her again, hopefully deciding by the time Congress returns from an upcoming recess early next month.

"She's a fact witness with a tremendous amount that she could tell us," Issa said.

By leaving early, Lerner missed out on a six-hour grilling that three other witnesses endured.

The hearing was Congress' third on the IRS

controversy in the past week. Taken together, testimony by current and

former officials

indicates that Lerner's actions were consistent with theirs: Once

officials learned that conservative groups were being targeted,

they say they made sure the practice was stopped, but they were

slow to tell superiors, if they did so at all.

They also didn't tell Congress, until Lerner herself made it public at a May 10 legal conference.

"Think about it. For more than a year, the IRS knew that it had inappropriately targeted groups of Americans based on their

political beliefs without mentioning it," Issa said. "There seemed to be a culture of insulation that puts higher priority

on deniability than addressing blatant wrongdoing."

The hearings have been notable for what they

have not shown as well as what they have. No evidence has emerged that


outside the IRS, including the White House, directed agents to go

after conservative groups. And there has been no evidence

that anyone outside the IRS was made aware that the groups were

being targeted until a few weeks before the inspector general

released his report on the situation last week.

Still, Obama's top spokesman said Wednesday the White House is facing "legitimate criticisms" for its shifting accounts about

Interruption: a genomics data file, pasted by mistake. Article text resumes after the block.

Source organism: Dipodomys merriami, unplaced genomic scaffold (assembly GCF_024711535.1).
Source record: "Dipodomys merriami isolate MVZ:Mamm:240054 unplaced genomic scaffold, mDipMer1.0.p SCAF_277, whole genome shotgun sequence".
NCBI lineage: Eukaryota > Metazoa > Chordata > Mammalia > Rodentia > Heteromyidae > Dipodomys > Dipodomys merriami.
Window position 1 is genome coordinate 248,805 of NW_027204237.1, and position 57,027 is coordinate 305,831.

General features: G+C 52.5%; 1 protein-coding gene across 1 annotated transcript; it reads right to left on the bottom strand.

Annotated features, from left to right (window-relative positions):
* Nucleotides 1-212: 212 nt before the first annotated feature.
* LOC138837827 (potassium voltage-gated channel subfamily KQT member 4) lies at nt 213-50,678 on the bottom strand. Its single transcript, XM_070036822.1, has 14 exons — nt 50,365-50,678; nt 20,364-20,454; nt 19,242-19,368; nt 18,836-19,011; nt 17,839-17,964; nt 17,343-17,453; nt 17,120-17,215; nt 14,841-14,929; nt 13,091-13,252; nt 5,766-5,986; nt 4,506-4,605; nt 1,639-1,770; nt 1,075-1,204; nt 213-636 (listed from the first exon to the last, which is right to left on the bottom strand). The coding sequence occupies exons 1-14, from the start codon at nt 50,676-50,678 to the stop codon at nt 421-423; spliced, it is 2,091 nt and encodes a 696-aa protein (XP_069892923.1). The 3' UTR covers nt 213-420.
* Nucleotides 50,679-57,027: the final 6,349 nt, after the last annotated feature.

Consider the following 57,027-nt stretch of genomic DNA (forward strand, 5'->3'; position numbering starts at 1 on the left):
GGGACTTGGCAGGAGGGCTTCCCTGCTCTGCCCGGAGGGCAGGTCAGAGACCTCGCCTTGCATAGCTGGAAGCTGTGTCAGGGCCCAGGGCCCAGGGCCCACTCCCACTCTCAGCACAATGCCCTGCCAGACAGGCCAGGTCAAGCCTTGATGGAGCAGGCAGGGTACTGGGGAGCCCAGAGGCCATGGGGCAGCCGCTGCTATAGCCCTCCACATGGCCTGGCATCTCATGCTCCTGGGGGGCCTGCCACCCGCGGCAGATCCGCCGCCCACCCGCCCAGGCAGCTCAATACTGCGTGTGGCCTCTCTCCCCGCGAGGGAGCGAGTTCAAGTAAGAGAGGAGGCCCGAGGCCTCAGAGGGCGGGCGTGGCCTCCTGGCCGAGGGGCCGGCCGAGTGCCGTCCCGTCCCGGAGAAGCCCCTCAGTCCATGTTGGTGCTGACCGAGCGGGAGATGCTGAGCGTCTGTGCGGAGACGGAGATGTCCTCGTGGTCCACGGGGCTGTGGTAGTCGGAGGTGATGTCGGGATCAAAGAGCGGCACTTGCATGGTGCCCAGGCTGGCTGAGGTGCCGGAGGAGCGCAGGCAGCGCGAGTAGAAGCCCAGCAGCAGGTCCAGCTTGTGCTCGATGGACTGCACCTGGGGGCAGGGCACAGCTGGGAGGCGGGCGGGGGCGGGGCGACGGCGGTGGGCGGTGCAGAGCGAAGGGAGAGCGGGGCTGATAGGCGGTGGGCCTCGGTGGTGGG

who knew what, and when they knew it.

Press secretary Jay Carney first said only Obama's top lawyer knew the IRS was being investigated in the weeks before the

inspector general's report was released. Later, he said the chief of staff and other top officials also knew.

"There have been some legitimate criticisms about how we're handling this," Carney said. "And I say 'legitimate' because I

mean it."

The report said IRS agents in a Cincinnati

office started targeting tea party and other conservative groups for


scrutiny in March or April of 2010. By August 2010, "tea party"

became part of a "be on the lookout," or "BOLO" list of terms

to flag for additional screening.

Lerner learned in June 2011 that agents in

her division were singling out groups with "Tea Party" and "Patriots" in


applications for tax-exempt status, the report said. She ordered

agents to scrap the criteria immediately, but later it evolved

to include groups that promoted the Constitution and the Bill of


"After that date, Ms. Lerner had 14

opportunities — in direct and distinct interactions with the Ways &

Means Committee and

with this committee — 14 different occasions where she could have

set the record straight, and she chose not to do it," said